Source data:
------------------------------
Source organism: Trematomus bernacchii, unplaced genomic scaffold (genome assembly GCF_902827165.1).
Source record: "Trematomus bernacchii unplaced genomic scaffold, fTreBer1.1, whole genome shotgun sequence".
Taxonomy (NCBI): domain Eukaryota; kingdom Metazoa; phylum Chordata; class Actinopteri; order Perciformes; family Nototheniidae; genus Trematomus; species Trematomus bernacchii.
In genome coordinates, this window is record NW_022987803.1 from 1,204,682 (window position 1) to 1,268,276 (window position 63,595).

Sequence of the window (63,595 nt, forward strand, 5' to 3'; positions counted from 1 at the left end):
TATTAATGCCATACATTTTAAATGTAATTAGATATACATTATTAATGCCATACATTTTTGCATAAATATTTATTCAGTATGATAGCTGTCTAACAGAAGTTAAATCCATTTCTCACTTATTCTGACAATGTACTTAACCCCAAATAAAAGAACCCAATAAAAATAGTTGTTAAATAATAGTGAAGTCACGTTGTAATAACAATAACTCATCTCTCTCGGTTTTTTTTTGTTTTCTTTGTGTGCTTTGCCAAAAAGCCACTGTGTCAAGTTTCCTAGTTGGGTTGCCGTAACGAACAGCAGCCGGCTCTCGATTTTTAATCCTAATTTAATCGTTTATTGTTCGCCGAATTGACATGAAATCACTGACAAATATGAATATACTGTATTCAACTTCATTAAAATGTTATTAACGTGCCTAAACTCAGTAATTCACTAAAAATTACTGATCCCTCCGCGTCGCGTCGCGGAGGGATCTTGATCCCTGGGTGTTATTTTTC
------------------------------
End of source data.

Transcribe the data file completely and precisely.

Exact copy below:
Source organism: Trematomus bernacchii, unplaced genomic scaffold (genome assembly GCF_902827165.1).
Source record: "Trematomus bernacchii unplaced genomic scaffold, fTreBer1.1, whole genome shotgun sequence".
Taxonomy (NCBI): domain Eukaryota; kingdom Metazoa; phylum Chordata; class Actinopteri; order Perciformes; family Nototheniidae; genus Trematomus; species Trematomus bernacchii.
In genome coordinates, this window is record NW_022987803.1 from 1,204,682 (window position 1) to 1,268,276 (window position 63,595).

Sequence of the window (63,595 nt, forward strand, 5' to 3'; positions counted from 1 at the left end):
TATTAATGCCATACATTTTAAATGTAATTAGATATACATTATTAATGCCATACATTTTTGCATAAATATTTATTCAGTATGATAGCTGTCTAACAGAAGTTAAATCCATTTCTCACTTATTCTGACAATGTACTTAACCCCAAATAAAAGAACCCAATAAAAATAGTTGTTAAATAATAGTGAAGTCACGTTGTAATAACAATAACTCATCTCTCTCGGTTTTTTTTTGTTTTCTTTGTGTGCTTTGCCAAAAAGCCACTGTGTCAAGTTTCCTAGTTGGGTTGCCGTAACGAACAGCAGCCGGCTCTCGATTTTTAATCCTAATTTAATCGTTTATTGTTCGCCGAATTGACATGAAATCACTGACAAATATGAATATACTGTATTCAACTTCATTAAAATGTTATTAACGTGCCTAAACTCAGTAATTCACTAAAAATTACTGATCCCTCCGCGTCGCGTCGCGGAGGGATCTTGATCCCTGGGTGTTATTTTTC